He recalled comparing his work to others, and feeling awful, thinking he had lied to himself about his mistakes being okay. “I couldn’t deal with my own ineptitude.” He realized he didn’t understand how to achieve visual hierarchy—that is, being able to direct a viewer’s eyes to certain things in an intended order. As he continued to work, Davidson explored the question of why he was drawn to cartoon-like, boyish violence and superheroes, deciding to push his art in those directions. Directing the audience’s attention to one of his highly detailed images undergirded by strong diagonals, which depicted a boy holding an umbrella in the rain next to a girl sneaking up behind him (see Figure 15), Davidson disclosed that it was created entirely with razor blade. He said he decided that, “The way I could show my appreciation for the compositions I had planned out was the same way I would show my appreciation for food, which is to tear it apart, destroy it, then turn it into waste.” He was asked how he came up with the idea of using a razor blade as a drawing tool. Davidson answered, citing the work of a comics artist from Argentina, Alberto Brechia, who had used a razor blade to make drawings that “looked really cool and he had a lot of control over it. I had such poor control of the brush, they already looked similar, so I thought, I’ll just go to this.”
Davidson went to school again because “I wasn’t successful the first time,” but was enjoying it more and was able to work longer hours at it. In his illustration technique, he concentrated on using value (see Figure 16), cutting in details with a razor blade, and coloring his drawings digitally (see Figure 17). He said he tried to learn how to paint, but decided to learn how to draw because learning to paint would take more time, and he didn’t think he could do both. He then tried dry brush, omitted the razor blade, and tried for more control through digitally coloring the scanned image. He explained his approach to color by saying, “I really don’t know how to intuitively work with color, so I have to handle it theoretically. Using the computer allows me to do that, because I can keep changing things until I get some better understanding.” Thanks to a technique he learned from a professor, he also produced intricate drawings that deconstructed geometrical objects, such as cars and helicopters, and was able to draw them from any angle by adapting techniques from industrial designers to sequential art. He also practiced what he described as very tight inking with a brush, in a Marvel/DC style. During this period, he “started the long process of tightening up my brushwork. … I started to get, at least, control over it.” For one of the black-and-white drawings, a page from a book he is completing called Lunacy, he plans to use color to create visual hierarchy. He describes it as being “about Alan Greenspan … and deals with the extremes of oligarchical capitalism, and the kinds of things that produces—and it’s kind of meaningless excess … in this world the only people who can get money are those who can talk to investors … there’s this overwhelming sense of meaninglessness and nihilism.” Andersen asked, “Do you think you made that up?” As the audience laughed, Davidson retorted, “I wish I did.”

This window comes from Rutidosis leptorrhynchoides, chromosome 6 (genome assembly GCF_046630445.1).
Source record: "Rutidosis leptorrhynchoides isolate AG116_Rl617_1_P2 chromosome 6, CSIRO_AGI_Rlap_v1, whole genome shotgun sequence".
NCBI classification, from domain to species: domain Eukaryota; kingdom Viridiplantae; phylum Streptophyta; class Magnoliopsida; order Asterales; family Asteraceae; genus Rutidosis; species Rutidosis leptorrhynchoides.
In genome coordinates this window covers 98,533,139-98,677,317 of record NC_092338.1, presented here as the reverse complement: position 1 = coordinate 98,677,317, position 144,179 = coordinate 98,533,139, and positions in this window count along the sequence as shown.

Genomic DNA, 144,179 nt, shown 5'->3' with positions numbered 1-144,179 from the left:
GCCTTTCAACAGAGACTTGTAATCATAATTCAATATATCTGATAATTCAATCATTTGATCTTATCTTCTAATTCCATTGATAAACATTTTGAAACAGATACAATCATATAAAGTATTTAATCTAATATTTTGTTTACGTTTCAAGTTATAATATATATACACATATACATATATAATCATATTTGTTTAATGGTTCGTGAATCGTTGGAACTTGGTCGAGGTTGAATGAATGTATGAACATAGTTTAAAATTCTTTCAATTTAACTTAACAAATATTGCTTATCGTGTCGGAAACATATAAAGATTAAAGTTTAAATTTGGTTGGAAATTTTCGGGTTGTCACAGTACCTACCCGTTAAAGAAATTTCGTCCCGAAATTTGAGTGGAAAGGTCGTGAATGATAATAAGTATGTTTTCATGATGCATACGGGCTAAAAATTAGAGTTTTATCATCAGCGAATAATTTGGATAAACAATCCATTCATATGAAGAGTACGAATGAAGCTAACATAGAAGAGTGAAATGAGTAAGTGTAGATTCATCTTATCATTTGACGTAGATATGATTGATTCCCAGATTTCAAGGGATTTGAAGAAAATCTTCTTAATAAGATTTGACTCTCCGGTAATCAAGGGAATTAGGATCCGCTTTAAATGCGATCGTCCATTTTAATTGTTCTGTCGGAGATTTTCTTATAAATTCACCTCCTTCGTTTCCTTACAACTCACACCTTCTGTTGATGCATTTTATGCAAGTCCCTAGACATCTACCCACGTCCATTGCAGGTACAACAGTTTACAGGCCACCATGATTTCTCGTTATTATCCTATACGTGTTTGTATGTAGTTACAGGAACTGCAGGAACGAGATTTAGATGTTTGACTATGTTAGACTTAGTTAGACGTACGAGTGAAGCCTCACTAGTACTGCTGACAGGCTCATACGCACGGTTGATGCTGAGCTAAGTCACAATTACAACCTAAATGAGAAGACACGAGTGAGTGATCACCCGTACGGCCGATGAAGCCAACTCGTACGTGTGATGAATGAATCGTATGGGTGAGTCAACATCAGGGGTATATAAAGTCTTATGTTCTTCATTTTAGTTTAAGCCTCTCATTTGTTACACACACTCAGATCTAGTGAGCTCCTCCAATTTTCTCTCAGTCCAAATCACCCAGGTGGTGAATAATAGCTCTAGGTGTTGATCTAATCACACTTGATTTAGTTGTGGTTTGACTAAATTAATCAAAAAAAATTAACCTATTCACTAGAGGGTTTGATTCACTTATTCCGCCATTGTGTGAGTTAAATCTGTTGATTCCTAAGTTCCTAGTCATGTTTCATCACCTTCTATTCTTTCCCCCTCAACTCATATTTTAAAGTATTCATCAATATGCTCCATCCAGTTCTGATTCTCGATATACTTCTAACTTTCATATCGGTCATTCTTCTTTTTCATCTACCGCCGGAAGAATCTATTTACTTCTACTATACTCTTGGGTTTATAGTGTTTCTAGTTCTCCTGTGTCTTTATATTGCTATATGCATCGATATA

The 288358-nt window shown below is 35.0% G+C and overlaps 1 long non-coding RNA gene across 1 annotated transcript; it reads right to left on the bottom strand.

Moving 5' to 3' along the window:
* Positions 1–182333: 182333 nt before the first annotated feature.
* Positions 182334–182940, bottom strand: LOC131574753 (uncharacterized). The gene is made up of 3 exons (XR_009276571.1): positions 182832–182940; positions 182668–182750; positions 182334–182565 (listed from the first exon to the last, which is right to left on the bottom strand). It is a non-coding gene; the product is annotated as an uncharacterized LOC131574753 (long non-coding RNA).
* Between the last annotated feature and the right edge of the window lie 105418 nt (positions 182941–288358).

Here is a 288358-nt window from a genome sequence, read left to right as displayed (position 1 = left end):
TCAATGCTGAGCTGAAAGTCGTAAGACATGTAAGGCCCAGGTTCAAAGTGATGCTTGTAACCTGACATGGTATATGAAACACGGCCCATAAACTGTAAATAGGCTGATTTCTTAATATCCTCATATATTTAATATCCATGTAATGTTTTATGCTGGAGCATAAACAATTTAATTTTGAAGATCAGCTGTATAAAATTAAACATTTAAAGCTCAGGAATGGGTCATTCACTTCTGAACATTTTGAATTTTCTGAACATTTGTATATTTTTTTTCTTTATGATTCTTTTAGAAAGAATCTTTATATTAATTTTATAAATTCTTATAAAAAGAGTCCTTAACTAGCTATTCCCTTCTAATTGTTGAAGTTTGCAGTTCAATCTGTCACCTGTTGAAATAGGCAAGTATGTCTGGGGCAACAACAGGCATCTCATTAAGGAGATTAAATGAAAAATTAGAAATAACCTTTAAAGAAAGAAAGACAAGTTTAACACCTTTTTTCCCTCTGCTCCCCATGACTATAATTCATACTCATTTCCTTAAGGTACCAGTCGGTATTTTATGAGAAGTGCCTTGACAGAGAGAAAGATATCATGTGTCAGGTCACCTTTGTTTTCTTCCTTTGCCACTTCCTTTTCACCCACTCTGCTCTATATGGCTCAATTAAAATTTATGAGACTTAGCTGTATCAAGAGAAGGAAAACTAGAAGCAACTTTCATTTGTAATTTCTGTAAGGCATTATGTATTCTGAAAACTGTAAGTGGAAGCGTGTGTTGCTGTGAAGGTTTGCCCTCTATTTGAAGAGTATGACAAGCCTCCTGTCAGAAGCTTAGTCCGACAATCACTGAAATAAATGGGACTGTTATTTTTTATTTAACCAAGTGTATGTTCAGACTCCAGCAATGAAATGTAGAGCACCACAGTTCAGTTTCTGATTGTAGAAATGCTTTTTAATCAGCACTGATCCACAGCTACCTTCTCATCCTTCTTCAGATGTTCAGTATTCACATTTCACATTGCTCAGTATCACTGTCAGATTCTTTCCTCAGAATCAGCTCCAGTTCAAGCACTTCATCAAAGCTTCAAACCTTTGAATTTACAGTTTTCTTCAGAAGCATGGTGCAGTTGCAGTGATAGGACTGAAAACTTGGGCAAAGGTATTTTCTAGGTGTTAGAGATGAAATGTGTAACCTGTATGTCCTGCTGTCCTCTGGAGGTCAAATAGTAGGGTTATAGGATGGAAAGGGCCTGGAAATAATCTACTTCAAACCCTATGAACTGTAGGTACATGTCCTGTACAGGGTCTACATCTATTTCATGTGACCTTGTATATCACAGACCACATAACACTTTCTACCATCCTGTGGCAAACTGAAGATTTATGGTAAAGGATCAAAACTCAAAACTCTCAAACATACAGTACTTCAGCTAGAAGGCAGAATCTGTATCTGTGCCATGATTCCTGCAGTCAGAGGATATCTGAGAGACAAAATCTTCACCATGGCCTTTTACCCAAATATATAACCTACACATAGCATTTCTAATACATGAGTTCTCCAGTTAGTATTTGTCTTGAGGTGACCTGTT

For his next image, a figure drawn in ink being blown backward after answering the door (see Figure 18), Davidson cited the work of Jeff Darrow and his comic mini-series Hard Boiled (1990-1992) as his taking-off point. He explained that he enjoys breaking the 180 rule, which he read about in The Five C’s of Cinematography(1965), employing a shifting point of view to create a sense of unease and disorientation in the viewer. At the end of his presentation, Davidson offered more particulars about his techniques, mentioning that he often uses a razor blade for creating texture on the forehead of a character (see Figure 19) and uses a toothbrush with opaque white for adding splatters. He declared his favorite white to be Dr. Ph. Martin’s Bleedproof White. On the image of a generator exploding, he noted his use of paint squeezed through his finger and thumb to create texture, in addition to grease pencil.